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Content is king, you’ll hear that a lot as a PMM and the reality is we spend a lot of time creating it, but it’s not always easy to prove the impact that work has on business revenue.

In this article, I’ll explain a recent content problem we faced at Pitney Bowes, the steps we took to solve it by creating interactive content, and perhaps most importantly how we got the C-suite to recognize the value that content offered the business.

My name's Jess Willis, I work for Pitney Bowes, and more specifically, I lead global product marketing for our data line of business.

At Pitney Bowes, we're recognized as a mailing company, so one of the unique challenges I have, representing the data line of business is really starting to tell a different story.

Why should people actually care about what we're doing from a data perspective? And what does that mean?


I won't bore you with tonnes of details there, but I will tell you enough to give you the context of where we're going from an article perspective today.

With that knowledge and background and history specifically of where Pitney Bowes has spent the last century of getting packages and mail to its intended recipients, we've learned a lot about an address.

We validated addresses billions of points, billions of data points, and now we're taking all of that unique knowledge and we're building this data portfolio that's really centered on that concept of location and what an address means. Not just the physical location itself, but all of the things that are relevant around it.

For me as a product marketer, that means representing a portfolio of over 350 data products. With those products, we're essentially extending the ability for companies to license that data, for them to solve business problems.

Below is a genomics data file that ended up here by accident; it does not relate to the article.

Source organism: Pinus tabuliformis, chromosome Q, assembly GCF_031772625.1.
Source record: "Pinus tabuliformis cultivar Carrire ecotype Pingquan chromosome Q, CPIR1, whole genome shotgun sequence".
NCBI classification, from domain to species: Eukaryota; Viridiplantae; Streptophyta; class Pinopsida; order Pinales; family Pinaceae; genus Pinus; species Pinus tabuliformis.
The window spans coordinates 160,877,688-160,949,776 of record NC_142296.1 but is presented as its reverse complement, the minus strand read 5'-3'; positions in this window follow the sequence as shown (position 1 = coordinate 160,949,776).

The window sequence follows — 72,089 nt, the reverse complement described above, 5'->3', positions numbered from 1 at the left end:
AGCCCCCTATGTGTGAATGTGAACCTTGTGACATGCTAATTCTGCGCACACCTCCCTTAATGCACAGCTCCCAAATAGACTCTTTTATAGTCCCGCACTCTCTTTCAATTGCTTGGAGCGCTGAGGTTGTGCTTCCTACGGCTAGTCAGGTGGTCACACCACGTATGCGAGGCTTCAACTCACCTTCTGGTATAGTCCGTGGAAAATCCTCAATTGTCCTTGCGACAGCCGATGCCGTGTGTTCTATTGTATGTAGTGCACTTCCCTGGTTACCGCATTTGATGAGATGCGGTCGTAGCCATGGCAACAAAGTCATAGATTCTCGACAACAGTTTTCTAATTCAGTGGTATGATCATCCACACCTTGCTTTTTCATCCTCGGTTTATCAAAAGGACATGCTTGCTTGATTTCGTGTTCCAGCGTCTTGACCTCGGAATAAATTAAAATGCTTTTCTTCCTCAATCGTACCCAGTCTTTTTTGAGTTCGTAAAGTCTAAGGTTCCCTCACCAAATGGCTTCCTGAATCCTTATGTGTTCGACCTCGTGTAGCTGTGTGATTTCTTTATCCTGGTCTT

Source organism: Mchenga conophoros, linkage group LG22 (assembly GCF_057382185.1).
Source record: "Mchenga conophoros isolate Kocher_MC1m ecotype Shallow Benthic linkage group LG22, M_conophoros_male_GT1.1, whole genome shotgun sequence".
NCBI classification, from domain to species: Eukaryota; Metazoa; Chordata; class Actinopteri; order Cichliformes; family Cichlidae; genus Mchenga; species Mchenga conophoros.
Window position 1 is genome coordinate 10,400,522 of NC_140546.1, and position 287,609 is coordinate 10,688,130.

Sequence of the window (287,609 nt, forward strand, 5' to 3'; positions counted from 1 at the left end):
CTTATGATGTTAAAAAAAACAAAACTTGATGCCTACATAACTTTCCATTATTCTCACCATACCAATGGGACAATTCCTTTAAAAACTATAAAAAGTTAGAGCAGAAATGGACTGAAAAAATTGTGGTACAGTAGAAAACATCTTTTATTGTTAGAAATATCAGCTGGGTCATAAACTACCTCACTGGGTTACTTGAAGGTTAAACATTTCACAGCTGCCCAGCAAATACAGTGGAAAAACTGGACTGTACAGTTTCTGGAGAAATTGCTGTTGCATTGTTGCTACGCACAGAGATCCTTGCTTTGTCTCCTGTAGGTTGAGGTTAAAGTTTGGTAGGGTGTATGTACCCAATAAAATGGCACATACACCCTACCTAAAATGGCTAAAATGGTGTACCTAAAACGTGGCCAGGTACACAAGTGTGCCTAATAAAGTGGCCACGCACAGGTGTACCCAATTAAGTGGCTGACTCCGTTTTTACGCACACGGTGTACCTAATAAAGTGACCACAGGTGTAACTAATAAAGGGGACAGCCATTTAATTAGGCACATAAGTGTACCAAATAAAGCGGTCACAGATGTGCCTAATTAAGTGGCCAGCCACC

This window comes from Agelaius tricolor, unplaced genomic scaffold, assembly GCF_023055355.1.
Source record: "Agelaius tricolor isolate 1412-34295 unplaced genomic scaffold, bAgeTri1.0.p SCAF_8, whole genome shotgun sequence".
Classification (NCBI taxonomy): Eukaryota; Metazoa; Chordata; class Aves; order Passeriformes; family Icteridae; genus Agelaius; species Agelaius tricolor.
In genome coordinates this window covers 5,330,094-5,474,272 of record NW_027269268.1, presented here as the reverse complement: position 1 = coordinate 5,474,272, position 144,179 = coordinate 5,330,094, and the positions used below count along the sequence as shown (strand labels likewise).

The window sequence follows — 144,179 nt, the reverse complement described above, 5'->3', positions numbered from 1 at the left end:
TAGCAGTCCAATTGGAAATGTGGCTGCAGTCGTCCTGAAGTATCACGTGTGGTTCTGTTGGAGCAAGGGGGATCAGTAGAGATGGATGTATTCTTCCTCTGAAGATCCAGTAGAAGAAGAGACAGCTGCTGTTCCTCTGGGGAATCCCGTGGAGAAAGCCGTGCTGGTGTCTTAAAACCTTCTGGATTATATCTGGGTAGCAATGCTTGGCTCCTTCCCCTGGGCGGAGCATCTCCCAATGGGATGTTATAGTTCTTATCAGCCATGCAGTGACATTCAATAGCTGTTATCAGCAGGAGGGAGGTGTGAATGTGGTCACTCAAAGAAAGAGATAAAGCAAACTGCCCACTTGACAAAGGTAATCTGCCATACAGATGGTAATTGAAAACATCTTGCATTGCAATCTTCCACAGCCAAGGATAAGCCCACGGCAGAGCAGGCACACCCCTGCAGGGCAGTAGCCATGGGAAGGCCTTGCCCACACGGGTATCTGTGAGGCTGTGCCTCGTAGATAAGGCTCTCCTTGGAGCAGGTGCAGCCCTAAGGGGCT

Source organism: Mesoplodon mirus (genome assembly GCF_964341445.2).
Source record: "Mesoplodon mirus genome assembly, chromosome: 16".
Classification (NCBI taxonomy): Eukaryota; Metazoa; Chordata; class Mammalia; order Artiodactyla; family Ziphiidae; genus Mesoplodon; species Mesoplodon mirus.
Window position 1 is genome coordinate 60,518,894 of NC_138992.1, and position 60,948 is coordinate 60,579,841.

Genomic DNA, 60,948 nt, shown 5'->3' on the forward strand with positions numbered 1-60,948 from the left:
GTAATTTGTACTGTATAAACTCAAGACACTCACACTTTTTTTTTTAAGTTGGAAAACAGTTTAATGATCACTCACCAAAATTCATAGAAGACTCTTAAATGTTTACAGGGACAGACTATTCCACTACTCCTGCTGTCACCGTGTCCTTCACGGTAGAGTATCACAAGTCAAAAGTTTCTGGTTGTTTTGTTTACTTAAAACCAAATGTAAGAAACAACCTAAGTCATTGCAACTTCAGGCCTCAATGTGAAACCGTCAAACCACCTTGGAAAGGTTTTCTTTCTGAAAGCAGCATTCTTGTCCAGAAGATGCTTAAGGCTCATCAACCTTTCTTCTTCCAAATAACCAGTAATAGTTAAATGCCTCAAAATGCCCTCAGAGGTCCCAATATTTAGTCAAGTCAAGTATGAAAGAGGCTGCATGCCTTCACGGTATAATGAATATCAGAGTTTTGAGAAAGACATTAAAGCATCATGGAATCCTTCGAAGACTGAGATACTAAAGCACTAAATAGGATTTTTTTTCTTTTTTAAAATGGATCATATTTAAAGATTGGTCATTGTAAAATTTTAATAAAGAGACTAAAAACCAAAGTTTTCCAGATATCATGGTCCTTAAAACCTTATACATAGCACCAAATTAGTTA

We're all, as PMMs, in the business of helping people solve their problems and truly, that's what we're doing with the data. I'm telling you all of this because 350 products is a lot to manage as a product manager. It's a lot to manage in a startup function of our business with limited resources and limited support. But it's particularly relevant to this concept of content.

The agenda

That's where I want to delve into in this article,  and go through a problem that we were having, a problem that we needed to solve, to be really transparent and probably if I'm honest, tell you more than I should about some of the pain points there and how we worked through solving that content issue.

Most importantly I'll go over how we started getting our CEO and the C suite in general, to really start recognizing the value of content in our marketing mix and how we did that with the goal to give you some things that you can be thinking about if it does happen that you are playing some role in content creation and building that strategy.

Our problem

Everybody tells you content is king. In reality, though, this is a little bit more what it looks like.

It's constant chaos. How many can appreciate the fact that people all over your organization are creating content? People from all over are creating content and from a product marketing perspective, this is no different in a big organization like ours, primarily around product content the main players tend to be product marketing, product management, pre-sales.

You have some folks now on the sales enablement side building this content. So there's no shortage of things being created. There's no shortage of places that this information lives.